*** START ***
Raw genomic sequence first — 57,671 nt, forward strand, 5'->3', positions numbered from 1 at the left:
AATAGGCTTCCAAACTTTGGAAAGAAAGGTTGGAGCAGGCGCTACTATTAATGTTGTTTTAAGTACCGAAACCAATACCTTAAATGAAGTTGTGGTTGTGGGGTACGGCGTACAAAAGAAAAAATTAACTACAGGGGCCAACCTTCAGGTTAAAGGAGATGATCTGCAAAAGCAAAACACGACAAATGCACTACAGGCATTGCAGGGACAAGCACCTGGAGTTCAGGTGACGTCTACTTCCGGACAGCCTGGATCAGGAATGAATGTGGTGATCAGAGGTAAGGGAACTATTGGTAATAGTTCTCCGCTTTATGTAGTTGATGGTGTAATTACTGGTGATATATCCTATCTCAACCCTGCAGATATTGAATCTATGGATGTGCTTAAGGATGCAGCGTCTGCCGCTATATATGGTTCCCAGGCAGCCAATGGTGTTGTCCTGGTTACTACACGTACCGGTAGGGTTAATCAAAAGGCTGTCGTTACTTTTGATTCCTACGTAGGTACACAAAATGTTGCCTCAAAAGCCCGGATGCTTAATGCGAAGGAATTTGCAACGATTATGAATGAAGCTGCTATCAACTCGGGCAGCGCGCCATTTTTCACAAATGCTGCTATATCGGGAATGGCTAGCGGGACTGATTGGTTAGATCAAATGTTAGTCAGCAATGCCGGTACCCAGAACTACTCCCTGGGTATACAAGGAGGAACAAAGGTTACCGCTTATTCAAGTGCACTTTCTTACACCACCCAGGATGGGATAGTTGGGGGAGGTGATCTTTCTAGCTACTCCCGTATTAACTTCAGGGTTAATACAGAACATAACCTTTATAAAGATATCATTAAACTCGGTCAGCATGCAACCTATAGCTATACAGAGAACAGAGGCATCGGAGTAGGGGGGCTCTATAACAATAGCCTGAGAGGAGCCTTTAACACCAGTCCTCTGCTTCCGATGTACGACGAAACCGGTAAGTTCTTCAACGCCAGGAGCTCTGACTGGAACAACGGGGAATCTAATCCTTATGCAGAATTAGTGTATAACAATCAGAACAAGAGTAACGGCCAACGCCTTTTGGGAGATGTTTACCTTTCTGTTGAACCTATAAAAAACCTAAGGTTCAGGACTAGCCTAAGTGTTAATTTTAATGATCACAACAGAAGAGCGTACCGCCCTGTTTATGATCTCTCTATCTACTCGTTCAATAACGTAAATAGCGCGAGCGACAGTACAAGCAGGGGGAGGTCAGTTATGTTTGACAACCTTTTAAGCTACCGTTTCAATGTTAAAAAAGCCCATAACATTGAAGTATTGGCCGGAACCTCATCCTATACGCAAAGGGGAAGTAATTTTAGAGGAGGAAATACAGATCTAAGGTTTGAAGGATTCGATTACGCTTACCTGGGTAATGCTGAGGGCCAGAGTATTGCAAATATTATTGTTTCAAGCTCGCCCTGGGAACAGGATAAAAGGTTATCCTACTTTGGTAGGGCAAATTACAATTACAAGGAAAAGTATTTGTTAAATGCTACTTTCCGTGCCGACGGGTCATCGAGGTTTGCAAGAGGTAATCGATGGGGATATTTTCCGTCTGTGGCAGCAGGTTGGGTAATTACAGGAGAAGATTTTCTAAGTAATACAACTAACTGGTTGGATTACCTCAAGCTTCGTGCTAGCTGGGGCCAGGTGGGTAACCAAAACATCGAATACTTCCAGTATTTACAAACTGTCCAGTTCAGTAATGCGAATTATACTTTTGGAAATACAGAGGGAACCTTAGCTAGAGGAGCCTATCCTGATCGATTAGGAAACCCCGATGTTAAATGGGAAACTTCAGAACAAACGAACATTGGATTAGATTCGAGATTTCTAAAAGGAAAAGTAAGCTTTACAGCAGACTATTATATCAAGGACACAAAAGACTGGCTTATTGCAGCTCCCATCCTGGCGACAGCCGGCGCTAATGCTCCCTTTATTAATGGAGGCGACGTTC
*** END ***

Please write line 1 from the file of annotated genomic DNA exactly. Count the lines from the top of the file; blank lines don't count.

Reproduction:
Raw genomic sequence first — 57,671 nt, forward strand, 5'->3', positions numbered from 1 at the left: